— Or you can find the robin’s egg blue desk of Dorothy West? 

— Or the award ceremony program on which Adrienne Rich jotted the lines, “to know we are not alone … is the great force of art”?

What do these voices tell us? What do those decades of struggle, captured so vividly, mean today? They tell us that by remembering, we can see. We can see the past, the present, and the future.

First, we can see the past with greater clarity.

My own life unfolded as a series of surprises, because I was entering a world in which things were changing so rapidly for women. If I may echo Madeleine Albright—had I said when I was 10 years old that I wanted to be the president of Harvard people would’ve thought I was deranged. And I would have been. And yet, as I came up to each choice in my life, somehow a door seemed to open, and I would step through on a path that to a generation before would’ve been unimaginable.

But those open doors were not miracles, blown outward by a faceless wind. I knew it then. And I know it better now. Those doors were stormed and broken down by a lot of brave and determined and visionary people. 

By attending to the past we can see that the present is part of a story, beyond our shortsightedness and our immediate concerns. We arrive here, under these tents and these trees, because of those women—and men—who struggled for a more equal world. We can begin to understand our own responsibilities.

Understanding the past and how it created the present, we can see the future, the world we want to inhabit. By knowing that things could have been otherwise, we know that they can be otherwise—for good or for ill. It’s up to us. We see that our gifts are not given to us as permanent endowments. We must sustain them, and extend them.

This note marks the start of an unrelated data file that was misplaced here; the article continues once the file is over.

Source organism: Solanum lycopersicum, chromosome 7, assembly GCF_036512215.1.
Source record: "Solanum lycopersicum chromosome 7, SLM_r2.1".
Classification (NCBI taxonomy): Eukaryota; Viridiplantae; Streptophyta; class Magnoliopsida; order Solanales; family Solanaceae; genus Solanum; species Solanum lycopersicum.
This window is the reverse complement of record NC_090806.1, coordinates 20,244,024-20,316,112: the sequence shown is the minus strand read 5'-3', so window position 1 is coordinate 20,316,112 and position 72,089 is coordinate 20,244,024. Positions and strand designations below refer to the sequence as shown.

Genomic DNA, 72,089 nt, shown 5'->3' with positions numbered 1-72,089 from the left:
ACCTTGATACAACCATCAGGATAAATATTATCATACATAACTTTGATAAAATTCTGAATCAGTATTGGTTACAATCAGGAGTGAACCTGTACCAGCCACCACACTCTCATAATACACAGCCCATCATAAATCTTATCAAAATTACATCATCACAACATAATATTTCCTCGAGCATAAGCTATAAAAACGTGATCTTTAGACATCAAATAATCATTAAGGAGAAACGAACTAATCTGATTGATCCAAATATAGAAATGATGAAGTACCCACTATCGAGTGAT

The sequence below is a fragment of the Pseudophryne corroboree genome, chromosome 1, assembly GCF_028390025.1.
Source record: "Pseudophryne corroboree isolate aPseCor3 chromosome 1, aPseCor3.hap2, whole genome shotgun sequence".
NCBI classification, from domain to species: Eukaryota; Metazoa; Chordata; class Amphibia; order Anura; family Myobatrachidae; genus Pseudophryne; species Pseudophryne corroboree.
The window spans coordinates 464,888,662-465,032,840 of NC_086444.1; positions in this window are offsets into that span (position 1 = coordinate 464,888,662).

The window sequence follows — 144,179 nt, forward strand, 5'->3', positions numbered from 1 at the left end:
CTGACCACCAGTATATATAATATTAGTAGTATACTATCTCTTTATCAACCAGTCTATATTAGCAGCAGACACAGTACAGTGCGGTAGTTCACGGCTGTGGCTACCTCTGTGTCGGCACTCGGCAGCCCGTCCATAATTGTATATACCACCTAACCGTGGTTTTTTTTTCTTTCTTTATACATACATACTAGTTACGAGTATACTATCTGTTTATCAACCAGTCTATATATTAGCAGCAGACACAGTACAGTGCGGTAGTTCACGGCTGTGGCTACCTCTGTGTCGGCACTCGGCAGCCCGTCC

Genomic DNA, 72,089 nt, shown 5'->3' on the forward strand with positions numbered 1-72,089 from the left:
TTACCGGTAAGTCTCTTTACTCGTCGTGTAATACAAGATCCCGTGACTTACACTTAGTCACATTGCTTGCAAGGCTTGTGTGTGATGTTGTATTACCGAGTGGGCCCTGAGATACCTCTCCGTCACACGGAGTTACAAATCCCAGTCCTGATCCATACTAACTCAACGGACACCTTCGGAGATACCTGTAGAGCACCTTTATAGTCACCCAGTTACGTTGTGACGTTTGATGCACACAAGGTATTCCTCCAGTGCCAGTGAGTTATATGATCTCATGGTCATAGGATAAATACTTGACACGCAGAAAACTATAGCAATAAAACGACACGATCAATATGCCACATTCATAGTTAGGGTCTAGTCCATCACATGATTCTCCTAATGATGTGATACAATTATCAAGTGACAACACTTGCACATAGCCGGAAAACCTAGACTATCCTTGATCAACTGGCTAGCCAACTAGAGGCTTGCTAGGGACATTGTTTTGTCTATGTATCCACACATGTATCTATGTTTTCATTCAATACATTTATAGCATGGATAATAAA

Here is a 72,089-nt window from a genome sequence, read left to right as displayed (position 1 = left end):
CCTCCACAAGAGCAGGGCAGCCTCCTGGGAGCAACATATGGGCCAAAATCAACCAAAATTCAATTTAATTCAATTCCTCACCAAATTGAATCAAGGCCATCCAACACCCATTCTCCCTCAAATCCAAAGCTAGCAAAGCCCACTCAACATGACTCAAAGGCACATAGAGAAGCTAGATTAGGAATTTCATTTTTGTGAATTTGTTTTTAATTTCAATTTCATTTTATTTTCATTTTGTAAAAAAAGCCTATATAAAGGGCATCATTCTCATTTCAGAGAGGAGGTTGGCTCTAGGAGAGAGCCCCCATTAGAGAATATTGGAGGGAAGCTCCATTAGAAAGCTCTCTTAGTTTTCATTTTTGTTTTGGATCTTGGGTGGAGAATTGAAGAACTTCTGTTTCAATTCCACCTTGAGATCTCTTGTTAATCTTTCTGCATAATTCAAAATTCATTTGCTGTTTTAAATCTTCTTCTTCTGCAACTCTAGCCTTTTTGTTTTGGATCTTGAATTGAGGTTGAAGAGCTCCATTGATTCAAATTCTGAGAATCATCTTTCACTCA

I’m often asked what being a historian has to do with being president of Harvard. And the truth is, it has fundamental relevance, because history is about change, about how people create change, and how they embrace or resist it. And for women, I can say this: The result of greater equality must not be to take what has been given to us for granted or let our successes and opportunities blind us to realities sharply different from our own, to the contingencies that surround the progress we enjoy.

As I came to learn more about the histories of Harvard and Radcliffe after I arrived here in 2001, I was struck by how being on the margins had often allowed Radcliffe the freedom to experiment, to take risks—to bring iconoclastic scholars to the Bunting Institute who would not have been welcomed in the Yard, to embrace the arts at a time when Harvard insisted they had no place in the curriculum, to speak out for social justice in ways that many at the other end of Garden Street regarded as beyond the bounds of appropriately academic. Outsiders are emboldened to take chances, to dare to offend. They thrive on the paradoxical gift of having less to lose. Can the Radcliffe Institute, flush with its successes of the past 15 years, retain that critical and creative eye?

Can we women who are now so proud to be part of what we once disparaged as “The Establishment” sustain our commitment to fairness and justice for women here and around the world? Nora Ephron once said, and I quote her, “that one of the ways that women are secretly luckier than men” is that “women are willing to reinvent themselves.” Can we still claim that capacity? Will we let success strip us of the struggle, or can we reinvent the perspectives that drive insight, the questions that propel change? Here we are. Now what do we do?

We don’t have to look very hard or very far. Despite remarkable progress, limits for women in the workplace, and politics, and even in the academy, persist. Here at Harvard, and at campuses around the country, we are deeply concerned about the issue of sexual assault, about how to ensure the fundamental safety that is the necessary foundation for inclusion and justice and equality. In the workplace, do women need to do more leaning in, or do institutional leaders need to change the 80-hour workweeks that are pushing back? We know that boardrooms and high-tech teams and political bodies that include women tend to produce superior results. Yet a huge reservoir of female talent remains untapped.